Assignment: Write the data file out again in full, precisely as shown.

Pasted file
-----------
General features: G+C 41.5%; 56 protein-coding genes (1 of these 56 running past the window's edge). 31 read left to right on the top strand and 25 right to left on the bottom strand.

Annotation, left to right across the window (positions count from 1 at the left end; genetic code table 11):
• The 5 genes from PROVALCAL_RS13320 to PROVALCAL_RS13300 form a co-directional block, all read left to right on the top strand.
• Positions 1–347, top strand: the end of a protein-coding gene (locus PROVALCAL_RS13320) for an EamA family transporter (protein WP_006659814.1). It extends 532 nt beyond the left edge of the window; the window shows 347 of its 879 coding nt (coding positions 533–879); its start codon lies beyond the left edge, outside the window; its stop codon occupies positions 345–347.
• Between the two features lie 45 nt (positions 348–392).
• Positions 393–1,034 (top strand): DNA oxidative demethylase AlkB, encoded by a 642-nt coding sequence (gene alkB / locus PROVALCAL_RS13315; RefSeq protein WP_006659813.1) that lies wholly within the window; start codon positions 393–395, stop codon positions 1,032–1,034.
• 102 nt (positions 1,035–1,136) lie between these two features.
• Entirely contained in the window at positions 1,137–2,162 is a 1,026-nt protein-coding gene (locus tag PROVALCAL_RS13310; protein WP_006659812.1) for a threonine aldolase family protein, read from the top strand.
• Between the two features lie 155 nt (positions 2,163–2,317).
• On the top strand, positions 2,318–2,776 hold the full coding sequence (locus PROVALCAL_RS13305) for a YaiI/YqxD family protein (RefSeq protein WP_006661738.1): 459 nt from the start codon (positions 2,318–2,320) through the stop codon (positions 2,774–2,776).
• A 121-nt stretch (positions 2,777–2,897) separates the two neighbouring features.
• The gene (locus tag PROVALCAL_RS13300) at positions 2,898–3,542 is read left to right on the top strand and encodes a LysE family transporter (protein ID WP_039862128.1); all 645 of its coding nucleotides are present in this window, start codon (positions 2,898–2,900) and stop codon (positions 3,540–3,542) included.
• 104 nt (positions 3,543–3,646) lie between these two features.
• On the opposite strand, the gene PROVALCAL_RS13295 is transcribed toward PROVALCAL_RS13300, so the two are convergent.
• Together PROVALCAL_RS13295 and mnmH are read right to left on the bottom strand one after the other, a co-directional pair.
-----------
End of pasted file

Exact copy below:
General features: G+C 41.5%; 56 protein-coding genes (1 of these 56 running past the window's edge). 31 read left to right on the top strand and 25 right to left on the bottom strand.

Annotation, left to right across the window (positions count from 1 at the left end; genetic code table 11):
• The 5 genes from PROVALCAL_RS13320 to PROVALCAL_RS13300 form a co-directional block, all read left to right on the top strand.
• Positions 1–347, top strand: the end of a protein-coding gene (locus PROVALCAL_RS13320) for an EamA family transporter (protein WP_006659814.1). It extends 532 nt beyond the left edge of the window; the window shows 347 of its 879 coding nt (coding positions 533–879); its start codon lies beyond the left edge, outside the window; its stop codon occupies positions 345–347.
• Between the two features lie 45 nt (positions 348–392).
• Positions 393–1,034 (top strand): DNA oxidative demethylase AlkB, encoded by a 642-nt coding sequence (gene alkB / locus PROVALCAL_RS13315; RefSeq protein WP_006659813.1) that lies wholly within the window; start codon positions 393–395, stop codon positions 1,032–1,034.
• 102 nt (positions 1,035–1,136) lie between these two features.
• Entirely contained in the window at positions 1,137–2,162 is a 1,026-nt protein-coding gene (locus tag PROVALCAL_RS13310; protein WP_006659812.1) for a threonine aldolase family protein, read from the top strand.
• Between the two features lie 155 nt (positions 2,163–2,317).
• On the top strand, positions 2,318–2,776 hold the full coding sequence (locus PROVALCAL_RS13305) for a YaiI/YqxD family protein (RefSeq protein WP_006661738.1): 459 nt from the start codon (positions 2,318–2,320) through the stop codon (positions 2,774–2,776).
• A 121-nt stretch (positions 2,777–2,897) separates the two neighbouring features.
• The gene (locus tag PROVALCAL_RS13300) at positions 2,898–3,542 is read left to right on the top strand and encodes a LysE family transporter (protein ID WP_039862128.1); all 645 of its coding nucleotides are present in this window, start codon (positions 2,898–2,900) and stop codon (positions 3,540–3,542) included.
• 104 nt (positions 3,543–3,646) lie between these two features.
• On the opposite strand, the gene PROVALCAL_RS13295 is transcribed toward PROVALCAL_RS13300, so the two are convergent.
• Together PROVALCAL_RS13295 and mnmH are read right to left on the bottom strand one after the other, a co-directional pair.